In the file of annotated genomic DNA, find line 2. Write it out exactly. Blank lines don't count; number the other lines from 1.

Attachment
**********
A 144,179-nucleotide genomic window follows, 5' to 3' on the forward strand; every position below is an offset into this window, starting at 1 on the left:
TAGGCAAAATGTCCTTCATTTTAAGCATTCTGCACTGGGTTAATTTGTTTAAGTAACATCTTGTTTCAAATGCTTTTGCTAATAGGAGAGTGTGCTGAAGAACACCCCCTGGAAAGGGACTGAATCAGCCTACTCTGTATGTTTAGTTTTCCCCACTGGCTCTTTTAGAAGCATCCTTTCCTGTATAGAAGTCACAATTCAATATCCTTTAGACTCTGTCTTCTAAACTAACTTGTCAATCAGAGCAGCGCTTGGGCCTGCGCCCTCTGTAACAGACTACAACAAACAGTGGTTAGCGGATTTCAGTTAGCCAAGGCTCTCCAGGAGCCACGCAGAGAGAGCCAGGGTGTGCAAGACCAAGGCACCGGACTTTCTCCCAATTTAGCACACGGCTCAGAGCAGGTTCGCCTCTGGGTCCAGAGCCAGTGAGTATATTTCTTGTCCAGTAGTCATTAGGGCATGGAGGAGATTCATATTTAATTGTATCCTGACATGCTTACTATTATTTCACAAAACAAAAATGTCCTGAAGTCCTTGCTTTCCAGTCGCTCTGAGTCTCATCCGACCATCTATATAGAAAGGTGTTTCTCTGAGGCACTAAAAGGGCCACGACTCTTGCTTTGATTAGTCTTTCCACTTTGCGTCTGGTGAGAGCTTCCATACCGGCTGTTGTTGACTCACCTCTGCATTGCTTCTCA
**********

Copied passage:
TAGGCAAAATGTCCTTCATTTTAAGCATTCTGCACTGGGTTAATTTGTTTAAGTAACATCTTGTTTCAAATGCTTTTGCTAATAGGAGAGTGTGCTGAAGAACACCCCCTGGAAAGGGACTGAATCAGCCTACTCTGTATGTTTAGTTTTCCCCACTGGCTCTTTTAGAAGCATCCTTTCCTGTATAGAAGTCACAATTCAATATCCTTTAGACTCTGTCTTCTAAACTAACTTGTCAATCAGAGCAGCGCTTGGGCCTGCGCCCTCTGTAACAGACTACAACAAACAGTGGTTAGCGGATTTCAGTTAGCCAAGGCTCTCCAGGAGCCACGCAGAGAGAGCCAGGGTGTGCAAGACCAAGGCACCGGACTTTCTCCCAATTTAGCACACGGCTCAGAGCAGGTTCGCCTCTGGGTCCAGAGCCAGTGAGTATATTTCTTGTCCAGTAGTCATTAGGGCATGGAGGAGATTCATATTTAATTGTATCCTGACATGCTTACTATTATTTCACAAAACAAAAATGTCCTGAAGTCCTTGCTTTCCAGTCGCTCTGAGTCTCATCCGACCATCTATATAGAAAGGTGTTTCTCTGAGGCACTAAAAGGGCCACGACTCTTGCTTTGATTAGTCTTTCCACTTTGCGTCTGGTGAGAGCTTCCATACCGGCTGTTGTTGACTCACCTCTGCATTGCTTCTCA